Given the important of maintaining optimal power-to-weight ratio (especially considering the last week of climbing), flat stages can often provide an opportunity to help manage weight by deliberately fueling less. This is usually achieved by feeding less on the bike where carbohydrate targets of 30-60 grams are usually adhered to. Recovery after a flat stage also does not need to be as aggressive in terms of carbohydrate intake though protein intake (always 30-40 grams within 30 minutes of stage completion) is never compromised. Depending on the nature of the stage, the majority of riding on flat stages is typically undertaken well below “threshold” intensity and in these instances, fat becomes an important fuel. Nonetheless, riders must be able to adapt their in-race strategy depending on what happens during the stage. If the intensity creeps up, then more carbohydrate is quickly consumed, usually in the form of GO Isotonic Energy gels.

Fueling the Time-Trials

The two-time trials will present opportunities to gain vital seconds and careful attention must also be given to ensuring sufficient glycogen stores are available to fuel these stages. Although the duration and overall energy expenditure are not near that of a flat or mountain stage, the intensity is much higher and a high capacity to consistently produce higher power outputs is required. Indeed, these stages are predominantly fuelled by carbohydrate metabolism and as such, the evening meal the night prior to the time trial becomes especially important. This point represents the last major time point to increase glycogen stores and riders aim for carbohydrate intakes of at least 3 g/kg body mass in this meal. The pre-race meal is usually lighter and lower in fibre (to aid digestion and absorption) and is consumed around 2.5-3 hours before the event. Riders will also consume additional carbohydrate during the warm-up in the form of an isotonic gel, as well as 2-3 mg/kg of caffeine at a relevant point during the warm up. In order to prepare for time trials, riders will also have previously loaded with beta-alanine and consume sodium bicarbonate(7) around 90 minutes prior to going down the ramp. Hopefully, by the end of the time trial on Stage 20, Team Sky will be in the famous “Yellow Jersey”.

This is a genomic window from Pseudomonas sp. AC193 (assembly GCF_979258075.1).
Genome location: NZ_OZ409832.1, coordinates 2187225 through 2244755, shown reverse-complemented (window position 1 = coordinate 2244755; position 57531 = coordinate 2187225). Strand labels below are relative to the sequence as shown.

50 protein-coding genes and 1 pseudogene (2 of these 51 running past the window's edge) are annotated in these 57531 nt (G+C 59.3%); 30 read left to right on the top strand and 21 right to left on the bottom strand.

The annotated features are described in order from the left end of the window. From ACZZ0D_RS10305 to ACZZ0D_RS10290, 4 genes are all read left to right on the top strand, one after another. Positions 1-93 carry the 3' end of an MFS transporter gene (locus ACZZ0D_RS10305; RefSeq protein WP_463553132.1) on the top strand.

1. Thomas, DT et al (2016). American College of Sports Medicine Joint Position Statement. Nutrition and Athletic Performance. Med Sci Sports Exerc. 48:543-68.
  2. Gonzalez JT et al (2015) Ingestion of glucose or sucrose prevents liver but not muscle glycogen depletion during prolonged endurance-type exercise in trained cyclists. Am J Physiol Endocrinol Metab. 309 :E1032-9.
  3. Stellingwerff T et al (2007) Carbohydrate supplementation during prolonged cycling exercise spares muscle glycogen but does not affect intramyocellular lipid use. Pflugers Arch. 454:635-47.
  4. Galloway, SD and Maughan, RJ (1997) Effects of ambient temperature on the capacity to perform prolonged cycle exercise in man. Med Sci Sports Exerc. 29:1240-9.
  5. Talanian, JL and Spriet, LL (2016). Low and moderate doses of caffeine late in exercise improve performance in trained cyclists. Appl Physiol Nutr Metab 41:850-855.
  6. Cox GR et al (2002). Effect of different protocols of caffeine intake on metabolism and endurance performance. J Appl Physiol 93:990-999.
  7. Sale C et al. (2011). Effect of β-alanine plus sodium bicarbonate on high-intensity cycling capacity. Med Sci Sports Exerc 43:1972-78.
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The Importance of Caffeine

What is caffeine?